October 2020 veterans disability benefits statistics report

October 2020 Veterans Disability Benefits Statistics Report Analysis

The October 2020 veterans disability benefits statistics report from the U.S. Department of Veterans Affairs is now available. We’ll explore how VA disability benefits claim data changed over the past 30 days and what it means for veterans.

October 2020 Veterans Disability Benefits Statistics: Claims Inventory Status

The October 2020 veterans disability benefits statistics report shows all pending unrated VA claims. On October 3, the claims inventory held 475,290 unrated applications. For the first time since late 2014, we may see the VA’s claims inventory break half a million unrated applications this year. While claims are still rising, they’ve slowed down somewhat since September’s report came out:

  • As of October 3, 2020: 475,290
  • As of September 5, 2020: 441,509
  • Difference: +10,862
  • Daily churn: +543 claims

Almost 1/3 of unrated applications in the October 2020 veterans disability benefits statistics report are from disabled first-time claimants. Surprisingly, unrated supplemental claims make up 63% of the total inventory for October. In fact, the VA likely chose to prioritize first-time disability applicants ahead of those already receiving monthly benefits. According to this month’s report, veterans filing 1 in every 10 supplemental claims already receive the maximum monthly benefit payment. Nearly half (48%) already have at least a 50% VA disability rating and get some compensation each month.

For first-time claimants in the October 2020 veterans disability benefits statistics report, here’s how those numbers break down:

  • 30.5% are disability compensation claims that list at least 8 unrated conditions
  • 62% are disability compensation claims with no more than 7 unrated conditions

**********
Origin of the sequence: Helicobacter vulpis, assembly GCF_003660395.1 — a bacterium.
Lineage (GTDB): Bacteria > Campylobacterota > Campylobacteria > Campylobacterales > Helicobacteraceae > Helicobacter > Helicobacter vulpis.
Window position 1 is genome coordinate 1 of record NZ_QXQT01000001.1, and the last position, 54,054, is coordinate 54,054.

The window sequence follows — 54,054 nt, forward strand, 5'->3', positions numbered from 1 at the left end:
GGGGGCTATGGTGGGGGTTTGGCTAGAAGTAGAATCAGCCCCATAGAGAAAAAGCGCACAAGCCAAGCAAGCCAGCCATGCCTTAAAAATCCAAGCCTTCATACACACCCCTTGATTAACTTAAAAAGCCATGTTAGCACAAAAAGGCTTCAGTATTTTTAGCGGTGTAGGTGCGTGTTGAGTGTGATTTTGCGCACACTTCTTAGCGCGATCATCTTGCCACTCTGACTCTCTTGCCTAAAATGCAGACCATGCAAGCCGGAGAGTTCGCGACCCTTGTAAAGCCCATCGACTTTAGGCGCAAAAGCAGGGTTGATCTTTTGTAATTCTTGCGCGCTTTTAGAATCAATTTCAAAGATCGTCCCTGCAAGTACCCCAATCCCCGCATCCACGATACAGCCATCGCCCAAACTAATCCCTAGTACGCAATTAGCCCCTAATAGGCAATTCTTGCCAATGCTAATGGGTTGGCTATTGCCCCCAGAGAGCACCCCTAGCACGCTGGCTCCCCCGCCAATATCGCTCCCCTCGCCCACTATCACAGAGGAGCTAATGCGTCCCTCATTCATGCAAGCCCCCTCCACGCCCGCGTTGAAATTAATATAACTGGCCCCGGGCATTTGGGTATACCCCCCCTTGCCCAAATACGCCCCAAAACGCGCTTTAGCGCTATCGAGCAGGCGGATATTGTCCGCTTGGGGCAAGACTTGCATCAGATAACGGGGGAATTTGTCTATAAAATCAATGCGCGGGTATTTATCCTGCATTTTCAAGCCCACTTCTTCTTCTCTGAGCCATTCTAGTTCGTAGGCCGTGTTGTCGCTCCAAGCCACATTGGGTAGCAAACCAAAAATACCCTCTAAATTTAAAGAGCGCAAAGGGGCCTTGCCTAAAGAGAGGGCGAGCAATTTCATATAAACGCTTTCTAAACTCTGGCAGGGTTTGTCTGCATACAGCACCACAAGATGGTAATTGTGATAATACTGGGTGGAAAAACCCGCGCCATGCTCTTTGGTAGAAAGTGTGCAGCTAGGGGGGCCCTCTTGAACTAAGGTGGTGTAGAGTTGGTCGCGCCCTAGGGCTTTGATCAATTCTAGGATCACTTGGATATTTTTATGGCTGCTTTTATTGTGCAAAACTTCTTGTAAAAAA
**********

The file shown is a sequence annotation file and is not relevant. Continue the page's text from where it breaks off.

• 5.8% are survivor’s benefit claims (i.e., from wives, children or parents of deceased veterans)
  • 2% are initial pension claims

October 2020 Veterans Disability Benefits Statistics: Claims Backlog Status

After 125 days, the VA automatically moves all unrated claims still pending into the backlog category. For the first time since we can remember, the VA’s backlog shrank month-over-month:

  • As of October 3, 2020: 203,837
  • As of September 5, 2020: 204,158
  • Difference: -321
  • Daily churn: -16 claims cleared from the backlog

The most interesting thing to note in this month’s backlog is the total number of Blue Water Navy claims. As we mentioned before, this is the new category created exclusively for handling Agent Orange claims. Just over 90% of those claims moved into this month’s backlog, showing the VA considers them lower priority than others. Where you file can delay your claim-processing time, too. Nationwide, you have as much as a 50/50 chance of the VA backlogging your claim. States with the longest average VA claim-processing times include:

  • Maine (158 days)
  • New Hampshire (155 days)
  • Connecticut (153 days)
  • Rhode Island (151 days)
  • New Mexico (150 days)
  • Hawaii, Massachusetts, Vermont (149 days)
  • Minnesota (148 days)
  • Alaska, Oregon, South Dakota (147 days)

You can get free, confidential claim help from a VA-accredited lawyer over the phone today. Government records show nearly 1 in 10 veterans received the wrong VA disability rating in the last year. Talking to a lawyer about your claim is always free. In addition, this phone call won’t obligate you to do anything else.

All VA-accredited attorneys work on contingency. That means you pay $0 for legal assistance unless the VA pays you a cash settlement. And if you do win, then you’ll only pay a small, one-time fee.

Ready to see if you may qualify? Click the button below to start your free benefits evaluation now!

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Lori Polemenakos is Director of Consumer Content and SEO strategist for LeadingResponse, a legal marketing company. An award-winning journalist, writer and editor based in Dallas, Texas, she's produced articles for major brands such as Match.com, Yahoo!, MSN, AOL, Xfinity, Mail.com, and edited several published books. Since 2016, she's published hundreds of articles about Social Security disability, workers' compensation, veterans' benefits, personal injury, mass tort, auto accident claims, bankruptcy, employment law and other related legal issues.